I think I Meshed this up.

Discussion in 'Software and Applications' started by rithmikansur, Aug 8, 2012.

  1. rithmikansur
    rithmikansur Member
    When i comes to 3D file formats i'm pretty much a total noob.
    I'm curious if someone out there can tell me what the correct terminology is to describe the difference between the two meshes shown in the attached image. At this point i'm not even sure what i should be googling.

    The sphere on the left is an OBJ exported from Sculptris, opened in MeshLab. The sphere on the right is an STL exported from Autodesk Inventor and opened in MeshLab.

    If I attempt to export the sphere on the right as an OBJ and open it in Sculptris, all heck breaks loose. For the sphere i get an error message.
    "too many connections to a vertex". For other shapes, it may import okay.
    BUT, it there's usually a tremendous amount of distortion.

    Any light that can be shed on this is greatly appreciated!
    Thanks in advance!


    Attached Files:

  2. stop4stuff
    stop4stuff Well-Known Member
    Basically, Sculptris cannot cope with more than, iirc, 24 lines (face edges) connecting to a vertex (point), although the number may be plus or minus 8.

    The distortion you see from models loaded into Sculptris is due to the way Sculptris works - basically it will try to smooth out any shapes, the fewer faces shapes have, the more the distortion will be. Try loading a cube in and see what happens.

    With your two spheres, the difference is the way the meshes are constructed, the one on the left is more economical with triangle distribution basically for smoother mesh manipulation within Sculptris. As to what the types are called I haven't a clue (sorry) but it may be worth having a dig around on the Scultris website to see if there's any answers there.

  3. rithmikansur
    rithmikansur Member
    I see,
    I did check out the Sculptris forum but they didn't seem to know if there was a different name for the different types of meshes.
    I guess maybe there really isn't a difference. It must just be how the software decides to make the mesh. Either that or no one knows..lol

    It's not an elegant solution. But, i was able to lessen the distortion by remeshing/subdividing in MeshLab with the Catmull-Clark or Middle filters. Took some of the guess work away from Sculptris i guess.

  4. stannum
    stannum Well-Known Member
    In Blender you get similar spheres to those by using icosphere or uv sphere.
  5. rithmikansur
    rithmikansur Member
    Aha! Now that sounds like something i can start googling.
  6. tkaap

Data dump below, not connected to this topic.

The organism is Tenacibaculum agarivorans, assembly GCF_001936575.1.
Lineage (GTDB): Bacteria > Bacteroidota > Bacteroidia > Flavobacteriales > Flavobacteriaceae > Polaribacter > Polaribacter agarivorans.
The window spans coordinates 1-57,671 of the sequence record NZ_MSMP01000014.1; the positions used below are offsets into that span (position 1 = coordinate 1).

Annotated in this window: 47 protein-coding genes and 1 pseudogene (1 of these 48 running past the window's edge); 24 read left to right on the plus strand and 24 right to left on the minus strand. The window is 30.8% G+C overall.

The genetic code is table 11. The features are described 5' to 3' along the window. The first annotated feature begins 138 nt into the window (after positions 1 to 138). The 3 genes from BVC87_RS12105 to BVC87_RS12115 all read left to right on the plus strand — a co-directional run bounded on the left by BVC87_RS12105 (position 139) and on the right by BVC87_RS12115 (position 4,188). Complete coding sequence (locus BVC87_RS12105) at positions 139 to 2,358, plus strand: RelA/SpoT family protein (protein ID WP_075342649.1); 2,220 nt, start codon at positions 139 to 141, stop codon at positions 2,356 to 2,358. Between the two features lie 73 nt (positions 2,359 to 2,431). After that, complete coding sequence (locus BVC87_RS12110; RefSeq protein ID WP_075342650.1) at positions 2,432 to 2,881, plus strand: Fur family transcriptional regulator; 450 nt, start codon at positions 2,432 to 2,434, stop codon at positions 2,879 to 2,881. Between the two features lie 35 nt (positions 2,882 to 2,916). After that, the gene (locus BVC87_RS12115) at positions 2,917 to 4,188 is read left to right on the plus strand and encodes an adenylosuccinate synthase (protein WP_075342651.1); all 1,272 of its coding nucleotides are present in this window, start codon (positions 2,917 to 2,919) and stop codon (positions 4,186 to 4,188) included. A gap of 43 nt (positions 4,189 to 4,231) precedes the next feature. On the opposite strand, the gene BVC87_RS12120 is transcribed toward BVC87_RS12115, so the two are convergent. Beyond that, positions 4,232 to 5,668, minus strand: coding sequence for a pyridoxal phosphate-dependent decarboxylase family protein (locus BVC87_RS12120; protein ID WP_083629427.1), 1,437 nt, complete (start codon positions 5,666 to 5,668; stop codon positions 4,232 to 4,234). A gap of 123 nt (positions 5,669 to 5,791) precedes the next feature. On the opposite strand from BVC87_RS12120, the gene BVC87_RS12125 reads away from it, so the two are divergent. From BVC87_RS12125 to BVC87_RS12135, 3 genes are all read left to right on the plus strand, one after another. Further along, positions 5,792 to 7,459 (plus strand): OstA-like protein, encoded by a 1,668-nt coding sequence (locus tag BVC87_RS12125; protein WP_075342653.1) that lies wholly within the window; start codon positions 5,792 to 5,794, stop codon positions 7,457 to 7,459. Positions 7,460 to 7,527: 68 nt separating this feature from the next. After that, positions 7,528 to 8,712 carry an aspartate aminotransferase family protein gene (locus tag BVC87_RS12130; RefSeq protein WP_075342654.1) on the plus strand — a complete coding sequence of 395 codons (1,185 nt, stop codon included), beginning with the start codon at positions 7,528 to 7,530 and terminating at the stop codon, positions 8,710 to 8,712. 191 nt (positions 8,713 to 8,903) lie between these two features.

tkaap Member
    The left image is closer to a "geodesic" shape, with triangles that are much closer to the same shape as each other.

    The sphere on the right is far easier to write a program to generate, and easier to map UVs onto. (but it has massive polar distortion)

  7. You can always take a cube, use subvision(catmull/clark) on it several times. Much less distortion at poles, since there are none.Lol
  8. rithmikansur
    rithmikansur Member
    Well I wasn't able to dig up much.
    Other than uv or vsphere and icosphere seem to be the proper terminology to describe them both.
    My end goal was to have inventor choose one type over the other when creating an STL with spherical potions of geometry.
    It appears that its not possible. Not a huge loss. I recapped the offending poles in blender.
    I appreciate everyone's help in seeing the attempt through.
  9. designsoul
    designsoul Well-Known Member
    Ah the 'too many connections to a vertex' error
    Subdivision can work.
    A more robust approach for sculptris is to do a VCG surface reconstruction.
    If you set the amount of subvolume splits to 3 or 4 (or higher if your processor can handle it) you will get a mesh with optimized topology. Merge the resulting surfaces and you are ready for import to Sculptris.
  10. 8_Perf
    8_Perf Well-Known Member
    Sounds like you got a good handle on this but Ill add what I know. or at least what I think I understand.
    IIRC, when exported as an OBJ, it exports exactly as drawn, if you export as an STL, you force all geometry to be reinterpreted as a collection of triangles, even if it was drawn without them, say if you used "quadface" modeling techniques. Contrary to popular belief, STL did not originally stand for "Stereo Lithography, but rather "Surface Tessellation Language". This language would attempt to interpret any 3d construct as a collection of triangles.
    Im wondering if you took your Sculptres sphere and exported as an STL if it would look more similar to the image on the right. Im guessing yes, but its export engine may not support that many triangles.
  11. mkroeker
    mkroeker Well-Known Member
    You two did notice that the thread is six years old ?
  12. 8_Perf
    8_Perf Well-Known Member
    Doh!! No I did not. It popped up in my news feed so thought it was current. Maybe for this and other forums, a thread should be automatically locked after say 6 months of no activity.